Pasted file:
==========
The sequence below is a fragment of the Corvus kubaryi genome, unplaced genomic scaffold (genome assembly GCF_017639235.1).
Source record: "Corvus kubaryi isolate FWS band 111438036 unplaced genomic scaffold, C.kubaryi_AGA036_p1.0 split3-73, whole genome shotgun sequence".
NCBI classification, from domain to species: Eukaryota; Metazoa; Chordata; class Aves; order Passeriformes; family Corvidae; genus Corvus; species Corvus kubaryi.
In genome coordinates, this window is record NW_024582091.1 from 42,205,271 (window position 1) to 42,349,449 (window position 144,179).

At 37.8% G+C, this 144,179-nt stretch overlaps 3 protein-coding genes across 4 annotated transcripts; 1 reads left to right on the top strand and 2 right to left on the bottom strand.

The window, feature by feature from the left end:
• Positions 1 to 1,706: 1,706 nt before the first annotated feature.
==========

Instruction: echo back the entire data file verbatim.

The sequence below is a fragment of the Corvus kubaryi genome, unplaced genomic scaffold (genome assembly GCF_017639235.1).
Source record: "Corvus kubaryi isolate FWS band 111438036 unplaced genomic scaffold, C.kubaryi_AGA036_p1.0 split3-73, whole genome shotgun sequence".
NCBI classification, from domain to species: Eukaryota; Metazoa; Chordata; class Aves; order Passeriformes; family Corvidae; genus Corvus; species Corvus kubaryi.
In genome coordinates, this window is record NW_024582091.1 from 42,205,271 (window position 1) to 42,349,449 (window position 144,179).

At 37.8% G+C, this 144,179-nt stretch overlaps 3 protein-coding genes across 4 annotated transcripts; 1 reads left to right on the top strand and 2 right to left on the bottom strand.

The window, feature by feature from the left end:
• Positions 1 to 1,706: 1,706 nt before the first annotated feature.